In this chapter, Diamond is arguing that the Europeans were able to dominate the Australians because Europe (and Eurasia in general) was able to create large societies based on food production. Meanwhile, Australians were not able to produce food on any large scale.
Because the Australians were not able to produce food, they had to remain as hunter-gatherers. This meant that they could not form large, sedentary populations that could eventually create technology. Because they had no technology, they could easily be dominated by the Europeans and their technology.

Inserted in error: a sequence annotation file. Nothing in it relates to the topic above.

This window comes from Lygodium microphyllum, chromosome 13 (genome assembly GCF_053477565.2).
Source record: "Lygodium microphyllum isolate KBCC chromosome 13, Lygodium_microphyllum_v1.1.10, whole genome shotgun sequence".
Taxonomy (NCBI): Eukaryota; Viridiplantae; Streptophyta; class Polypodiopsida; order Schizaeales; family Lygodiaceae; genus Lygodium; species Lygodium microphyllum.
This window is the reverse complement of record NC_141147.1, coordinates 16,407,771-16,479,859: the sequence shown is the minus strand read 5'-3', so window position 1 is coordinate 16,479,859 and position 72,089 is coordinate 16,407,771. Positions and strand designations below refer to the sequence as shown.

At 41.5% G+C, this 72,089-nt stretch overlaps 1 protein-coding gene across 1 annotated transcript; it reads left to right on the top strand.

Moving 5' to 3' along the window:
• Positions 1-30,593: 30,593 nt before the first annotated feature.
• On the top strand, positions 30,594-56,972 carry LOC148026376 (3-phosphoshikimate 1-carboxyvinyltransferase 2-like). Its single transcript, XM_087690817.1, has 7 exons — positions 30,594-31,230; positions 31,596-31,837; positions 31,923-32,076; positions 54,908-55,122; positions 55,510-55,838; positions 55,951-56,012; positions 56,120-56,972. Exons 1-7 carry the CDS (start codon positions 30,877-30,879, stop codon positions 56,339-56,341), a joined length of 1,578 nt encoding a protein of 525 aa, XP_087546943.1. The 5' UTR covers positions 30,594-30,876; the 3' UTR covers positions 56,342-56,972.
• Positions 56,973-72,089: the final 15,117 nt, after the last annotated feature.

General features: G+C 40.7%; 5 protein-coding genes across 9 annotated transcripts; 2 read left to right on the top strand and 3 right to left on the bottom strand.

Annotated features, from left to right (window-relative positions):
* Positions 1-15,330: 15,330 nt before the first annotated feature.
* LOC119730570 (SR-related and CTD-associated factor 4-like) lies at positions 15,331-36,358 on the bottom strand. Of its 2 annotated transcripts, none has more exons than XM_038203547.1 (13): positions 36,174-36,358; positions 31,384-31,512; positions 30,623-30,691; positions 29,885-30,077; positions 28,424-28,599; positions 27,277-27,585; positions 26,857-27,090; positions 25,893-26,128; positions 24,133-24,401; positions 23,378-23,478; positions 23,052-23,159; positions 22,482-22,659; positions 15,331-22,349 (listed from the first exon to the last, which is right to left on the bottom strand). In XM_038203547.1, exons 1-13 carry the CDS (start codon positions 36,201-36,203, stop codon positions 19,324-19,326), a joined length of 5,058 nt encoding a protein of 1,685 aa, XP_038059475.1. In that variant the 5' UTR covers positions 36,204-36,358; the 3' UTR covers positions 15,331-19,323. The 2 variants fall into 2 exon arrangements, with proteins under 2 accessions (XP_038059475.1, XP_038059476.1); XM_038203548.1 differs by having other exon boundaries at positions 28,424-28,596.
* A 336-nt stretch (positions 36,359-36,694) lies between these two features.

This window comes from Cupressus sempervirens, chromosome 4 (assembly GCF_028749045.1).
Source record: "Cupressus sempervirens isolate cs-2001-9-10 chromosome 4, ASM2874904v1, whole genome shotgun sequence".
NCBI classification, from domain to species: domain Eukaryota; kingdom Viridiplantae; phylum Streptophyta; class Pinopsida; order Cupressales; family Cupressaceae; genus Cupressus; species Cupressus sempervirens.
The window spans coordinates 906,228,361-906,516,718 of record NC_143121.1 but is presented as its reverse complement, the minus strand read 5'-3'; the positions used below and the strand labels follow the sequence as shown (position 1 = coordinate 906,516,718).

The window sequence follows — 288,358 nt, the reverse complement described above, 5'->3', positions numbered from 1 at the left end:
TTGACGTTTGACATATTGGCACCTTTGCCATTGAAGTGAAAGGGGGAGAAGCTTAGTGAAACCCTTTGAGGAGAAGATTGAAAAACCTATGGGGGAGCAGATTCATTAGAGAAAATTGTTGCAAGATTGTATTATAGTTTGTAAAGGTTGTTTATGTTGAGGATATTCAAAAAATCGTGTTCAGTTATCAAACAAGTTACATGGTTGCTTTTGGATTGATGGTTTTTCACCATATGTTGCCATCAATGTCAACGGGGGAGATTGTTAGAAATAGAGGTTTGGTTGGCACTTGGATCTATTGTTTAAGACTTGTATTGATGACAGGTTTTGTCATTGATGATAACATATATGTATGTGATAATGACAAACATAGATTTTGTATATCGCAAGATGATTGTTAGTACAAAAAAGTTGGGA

This is consistent with the main thrust of Diamond's whole book. He is arguing that places (like Australia) got dominated because of their lack of technology. The lack of technology generally stemmed from geographic disadvantages that made food production difficult.